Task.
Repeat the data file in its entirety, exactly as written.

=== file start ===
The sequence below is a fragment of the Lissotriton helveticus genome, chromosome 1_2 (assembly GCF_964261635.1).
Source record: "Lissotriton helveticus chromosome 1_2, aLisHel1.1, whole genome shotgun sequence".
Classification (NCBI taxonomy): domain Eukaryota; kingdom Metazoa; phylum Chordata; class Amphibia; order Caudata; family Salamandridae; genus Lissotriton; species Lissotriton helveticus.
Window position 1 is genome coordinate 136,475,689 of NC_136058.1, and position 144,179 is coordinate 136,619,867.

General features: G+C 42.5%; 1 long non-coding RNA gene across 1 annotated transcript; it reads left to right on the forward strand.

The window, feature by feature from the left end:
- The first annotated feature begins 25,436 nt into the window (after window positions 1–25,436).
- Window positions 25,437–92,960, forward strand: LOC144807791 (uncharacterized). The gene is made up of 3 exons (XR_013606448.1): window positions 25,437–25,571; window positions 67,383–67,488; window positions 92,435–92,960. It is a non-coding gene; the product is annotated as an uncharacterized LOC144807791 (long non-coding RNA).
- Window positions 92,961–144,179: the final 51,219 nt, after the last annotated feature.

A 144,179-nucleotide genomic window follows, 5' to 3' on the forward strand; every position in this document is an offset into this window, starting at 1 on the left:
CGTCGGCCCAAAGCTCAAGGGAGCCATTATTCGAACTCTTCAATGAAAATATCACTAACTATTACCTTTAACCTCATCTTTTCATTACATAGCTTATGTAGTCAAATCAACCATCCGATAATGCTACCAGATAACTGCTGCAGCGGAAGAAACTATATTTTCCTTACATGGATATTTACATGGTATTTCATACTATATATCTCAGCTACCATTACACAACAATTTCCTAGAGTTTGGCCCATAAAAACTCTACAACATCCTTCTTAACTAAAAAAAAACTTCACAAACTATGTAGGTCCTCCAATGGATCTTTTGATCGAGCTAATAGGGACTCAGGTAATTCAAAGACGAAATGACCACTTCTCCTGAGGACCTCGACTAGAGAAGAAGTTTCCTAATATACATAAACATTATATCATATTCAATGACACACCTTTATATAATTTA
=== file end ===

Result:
The sequence below is a fragment of the Lissotriton helveticus genome, chromosome 1_2 (assembly GCF_964261635.1).
Source record: "Lissotriton helveticus chromosome 1_2, aLisHel1.1, whole genome shotgun sequence".
Classification (NCBI taxonomy): domain Eukaryota; kingdom Metazoa; phylum Chordata; class Amphibia; order Caudata; family Salamandridae; genus Lissotriton; species Lissotriton helveticus.
Window position 1 is genome coordinate 136,475,689 of NC_136058.1, and position 144,179 is coordinate 136,619,867.

General features: G+C 42.5%; 1 long non-coding RNA gene across 1 annotated transcript; it reads left to right on the forward strand.

The window, feature by feature from the left end:
- The first annotated feature begins 25,436 nt into the window (after window positions 1–25,436).
- Window positions 25,437–92,960, forward strand: LOC144807791 (uncharacterized). The gene is made up of 3 exons (XR_013606448.1): window positions 25,437–25,571; window positions 67,383–67,488; window positions 92,435–92,960. It is a non-coding gene; the product is annotated as an uncharacterized LOC144807791 (long non-coding RNA).
- Window positions 92,961–144,179: the final 51,219 nt, after the last annotated feature.

A 144,179-nucleotide genomic window follows, 5' to 3' on the forward strand; every position in this document is an offset into this window, starting at 1 on the left:
CGTCGGCCCAAAGCTCAAGGGAGCCATTATTCGAACTCTTCAATGAAAATATCACTAACTATTACCTTTAACCTCATCTTTTCATTACATAGCTTATGTAGTCAAATCAACCATCCGATAATGCTACCAGATAACTGCTGCAGCGGAAGAAACTATATTTTCCTTACATGGATATTTACATGGTATTTCATACTATATATCTCAGCTACCATTACACAACAATTTCCTAGAGTTTGGCCCATAAAAACTCTACAACATCCTTCTTAACTAAAAAAAAACTTCACAAACTATGTAGGTCCTCCAATGGATCTTTTGATCGAGCTAATAGGGACTCAGGTAATTCAAAGACGAAATGACCACTTCTCCTGAGGACCTCGACTAGAGAAGAAGTTTCCTAATATACATAAACATTATATCATATTCAATGACACACCTTTATATAATTTA